Although I love its great predecessor, "Sesame Street," this show was a lot more beneficial to me as a child because I learned to read at an early age. I have been told that the reason the show ceased was because of production costs, but I still think it holds value today as a teaching tool. I think "Electric Company" was one of the best educational shows PBS ever produced. The clothing and hair may be retro, but the songs (by Tom Lehrer and also the late, great Joe Raposo, a truly talented composer for both "Electric Company" and "Sesame Street," as well as the composer of the infamous "Three's Company" theme, "Come and Knock on Our Door") are timeless. "T-I-O-N," "N'T," the "If" song, "L-Y," and "I Like Fish Food" are my top five "Electric Company" songs. Noggin has done a great service by airing the reruns of all six seasons (not the final two seasons as PBS did in the 1980s). Thanks, Nickelodeon (even if you are a subsidiary of Viacom)!
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My favorite childhood show!
lthseldy16 September 2003
Out of all the educational shows that I can remember as a child, I enjoyed this one the best. The skits that I remember the most are "I Hate To Take A Nap", "Cha-Cha-Cha-Cha Chimney", "Act Your Age", "N'T", All the skits mimicking Johnny Cash, "Randy" and being a horror fan I mostly enjoyed the monster characters. I enjoyed the Short Circus and having a crush on Jessy and Buddy and the songs "Poison", "Knock, Knock, Rock" and "Tilt". I loved this show and I wish that it would come on regularly on TV. I did not have Noggin so I wish that all kids had the opportunity that I had as a kid to enjoy these educational shows that are far more better and "cleaner" than todays children's shows.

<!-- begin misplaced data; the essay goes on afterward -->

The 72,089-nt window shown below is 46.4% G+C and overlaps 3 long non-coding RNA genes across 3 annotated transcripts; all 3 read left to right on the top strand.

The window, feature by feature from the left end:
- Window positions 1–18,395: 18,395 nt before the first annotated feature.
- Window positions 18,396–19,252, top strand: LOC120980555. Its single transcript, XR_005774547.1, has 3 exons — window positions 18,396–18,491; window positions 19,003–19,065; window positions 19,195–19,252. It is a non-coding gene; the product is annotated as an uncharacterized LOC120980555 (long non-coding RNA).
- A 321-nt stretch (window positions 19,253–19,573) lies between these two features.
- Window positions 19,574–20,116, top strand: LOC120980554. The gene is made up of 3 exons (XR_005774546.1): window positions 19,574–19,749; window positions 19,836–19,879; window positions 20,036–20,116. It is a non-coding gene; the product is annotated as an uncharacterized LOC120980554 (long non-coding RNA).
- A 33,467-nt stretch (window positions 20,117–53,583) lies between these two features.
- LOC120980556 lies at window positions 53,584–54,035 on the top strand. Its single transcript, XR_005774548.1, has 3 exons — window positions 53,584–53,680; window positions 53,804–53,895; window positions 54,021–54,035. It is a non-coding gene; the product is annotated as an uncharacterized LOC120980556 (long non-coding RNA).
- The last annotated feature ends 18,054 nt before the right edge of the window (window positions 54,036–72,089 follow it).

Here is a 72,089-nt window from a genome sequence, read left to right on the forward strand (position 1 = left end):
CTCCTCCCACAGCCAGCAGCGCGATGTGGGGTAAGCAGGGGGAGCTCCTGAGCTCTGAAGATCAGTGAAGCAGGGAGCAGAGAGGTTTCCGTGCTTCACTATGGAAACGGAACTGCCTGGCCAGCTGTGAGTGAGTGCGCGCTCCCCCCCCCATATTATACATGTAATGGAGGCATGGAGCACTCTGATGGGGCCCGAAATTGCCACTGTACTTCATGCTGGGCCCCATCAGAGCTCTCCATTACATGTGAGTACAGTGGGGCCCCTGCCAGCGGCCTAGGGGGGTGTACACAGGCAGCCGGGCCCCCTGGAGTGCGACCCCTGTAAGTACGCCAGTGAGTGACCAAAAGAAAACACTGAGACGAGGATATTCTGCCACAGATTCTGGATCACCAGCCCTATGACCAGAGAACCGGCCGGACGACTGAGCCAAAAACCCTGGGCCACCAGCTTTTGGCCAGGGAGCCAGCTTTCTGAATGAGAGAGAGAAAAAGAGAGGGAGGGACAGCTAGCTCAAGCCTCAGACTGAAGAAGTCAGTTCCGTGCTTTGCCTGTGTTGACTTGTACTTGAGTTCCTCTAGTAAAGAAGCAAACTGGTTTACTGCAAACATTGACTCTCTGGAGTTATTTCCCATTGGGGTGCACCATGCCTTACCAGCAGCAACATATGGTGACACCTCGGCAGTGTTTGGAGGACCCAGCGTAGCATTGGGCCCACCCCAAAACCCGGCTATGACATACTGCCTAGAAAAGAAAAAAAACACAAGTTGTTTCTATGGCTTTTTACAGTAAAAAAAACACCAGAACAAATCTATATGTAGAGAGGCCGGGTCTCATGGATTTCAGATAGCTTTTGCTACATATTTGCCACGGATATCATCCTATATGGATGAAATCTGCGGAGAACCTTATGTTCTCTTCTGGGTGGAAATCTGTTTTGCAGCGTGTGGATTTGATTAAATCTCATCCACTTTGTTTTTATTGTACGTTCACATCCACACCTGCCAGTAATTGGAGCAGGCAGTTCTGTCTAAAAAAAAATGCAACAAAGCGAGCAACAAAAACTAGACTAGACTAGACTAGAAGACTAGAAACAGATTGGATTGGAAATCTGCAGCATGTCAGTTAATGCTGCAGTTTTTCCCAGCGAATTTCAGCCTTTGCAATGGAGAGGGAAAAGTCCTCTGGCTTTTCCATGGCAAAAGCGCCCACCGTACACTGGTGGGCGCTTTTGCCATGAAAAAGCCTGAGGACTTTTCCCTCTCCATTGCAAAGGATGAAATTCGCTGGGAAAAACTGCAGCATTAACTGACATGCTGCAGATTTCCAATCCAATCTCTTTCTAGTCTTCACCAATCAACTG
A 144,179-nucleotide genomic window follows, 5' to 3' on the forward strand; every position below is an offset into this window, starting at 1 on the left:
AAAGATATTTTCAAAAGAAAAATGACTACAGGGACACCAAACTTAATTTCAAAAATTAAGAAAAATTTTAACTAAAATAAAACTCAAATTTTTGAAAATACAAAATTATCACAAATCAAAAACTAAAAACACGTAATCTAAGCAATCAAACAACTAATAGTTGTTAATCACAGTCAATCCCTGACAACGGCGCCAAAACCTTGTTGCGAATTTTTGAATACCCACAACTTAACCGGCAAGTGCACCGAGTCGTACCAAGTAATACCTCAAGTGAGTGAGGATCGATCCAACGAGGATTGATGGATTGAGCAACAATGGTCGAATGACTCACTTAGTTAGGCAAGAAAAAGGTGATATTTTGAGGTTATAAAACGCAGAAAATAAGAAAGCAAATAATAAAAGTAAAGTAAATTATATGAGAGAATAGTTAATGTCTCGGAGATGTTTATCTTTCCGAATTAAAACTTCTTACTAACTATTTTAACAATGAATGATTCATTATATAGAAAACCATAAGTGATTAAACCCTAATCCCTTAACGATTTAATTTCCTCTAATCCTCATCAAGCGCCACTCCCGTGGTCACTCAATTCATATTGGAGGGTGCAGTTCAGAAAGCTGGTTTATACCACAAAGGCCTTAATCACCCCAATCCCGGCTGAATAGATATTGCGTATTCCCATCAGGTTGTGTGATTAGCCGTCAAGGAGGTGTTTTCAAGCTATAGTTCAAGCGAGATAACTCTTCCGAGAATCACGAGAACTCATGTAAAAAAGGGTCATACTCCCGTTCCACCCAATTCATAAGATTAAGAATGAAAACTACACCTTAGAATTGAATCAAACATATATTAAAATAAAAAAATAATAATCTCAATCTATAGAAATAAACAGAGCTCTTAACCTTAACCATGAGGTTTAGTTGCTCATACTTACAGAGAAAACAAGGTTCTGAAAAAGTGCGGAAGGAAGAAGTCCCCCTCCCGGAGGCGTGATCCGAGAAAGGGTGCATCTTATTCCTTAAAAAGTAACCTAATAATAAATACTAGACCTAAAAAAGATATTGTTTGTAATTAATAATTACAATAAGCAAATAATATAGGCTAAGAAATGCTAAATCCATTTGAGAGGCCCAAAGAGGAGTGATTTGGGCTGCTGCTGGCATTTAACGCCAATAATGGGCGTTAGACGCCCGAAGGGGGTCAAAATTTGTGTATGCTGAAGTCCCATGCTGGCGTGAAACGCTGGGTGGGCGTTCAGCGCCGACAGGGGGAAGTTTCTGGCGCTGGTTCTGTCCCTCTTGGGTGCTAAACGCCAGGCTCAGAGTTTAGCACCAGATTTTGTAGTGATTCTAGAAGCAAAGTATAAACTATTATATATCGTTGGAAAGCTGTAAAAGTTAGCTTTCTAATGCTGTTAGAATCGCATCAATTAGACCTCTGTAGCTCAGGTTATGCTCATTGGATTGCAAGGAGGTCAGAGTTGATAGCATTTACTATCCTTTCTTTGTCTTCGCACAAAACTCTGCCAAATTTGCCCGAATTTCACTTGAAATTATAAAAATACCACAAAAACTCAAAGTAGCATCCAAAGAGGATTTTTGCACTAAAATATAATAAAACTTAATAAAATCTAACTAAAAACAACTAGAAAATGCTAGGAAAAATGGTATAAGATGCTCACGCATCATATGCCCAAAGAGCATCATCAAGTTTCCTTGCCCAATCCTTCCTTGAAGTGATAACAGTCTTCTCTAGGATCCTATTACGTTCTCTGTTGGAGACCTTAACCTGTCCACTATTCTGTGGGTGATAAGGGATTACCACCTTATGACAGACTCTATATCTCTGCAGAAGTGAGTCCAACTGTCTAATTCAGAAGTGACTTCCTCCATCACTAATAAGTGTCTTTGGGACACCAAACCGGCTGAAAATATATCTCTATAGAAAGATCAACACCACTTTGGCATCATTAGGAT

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I remember!
numberone_115 August 2000
Reading some of the comments other people have said regarding the "Electric Company" makes me realize that it has been forgotten, and that is a shame! If anyone can tell me more about this "Noggin" cable channel or where to find reruns, it would be much appreciated. I, too, remember the Electric Company, and I watched it fervently from age 7-12. It was a wonderful show that provided the best possible learning environment, by combining education with humor and repetition, and, above all, in small enough doses to aid in memory retention. I think my all-time favorite was "Fargo North, De-Coder." The cast was certainly very talented and very capable, and I have nothing but fond memories of watching this show, while also improving my language skills.
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I love it when all the pieces fit!
legaleagle167 August 2001
I watched every episode of "The Electric Company" with my children. When they got too "old" for the genre, I had occasion to watch it by myself-this led to a lot of teasing, but I thought "Dracula" and "Easy Reader" were just great. Today I was surfing the Children's TV Show Archives, and naturally clicked on "Electric Company." DEJEVU! Morgan Freeman was the actor portraying my favorite (vicariously enjoyed) characters! The first time I saw Morgan Freeman in my adult life was in "Robin Hood: Prince of Thieves." He looked sooo familiar, but I just couldn't place him! What a rush! has come full-circle for me. A fan of this man all my life-and I never realized it! What a treat!
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Hey You Guys! This Show Was Fun.
blackarachnia214 December 2004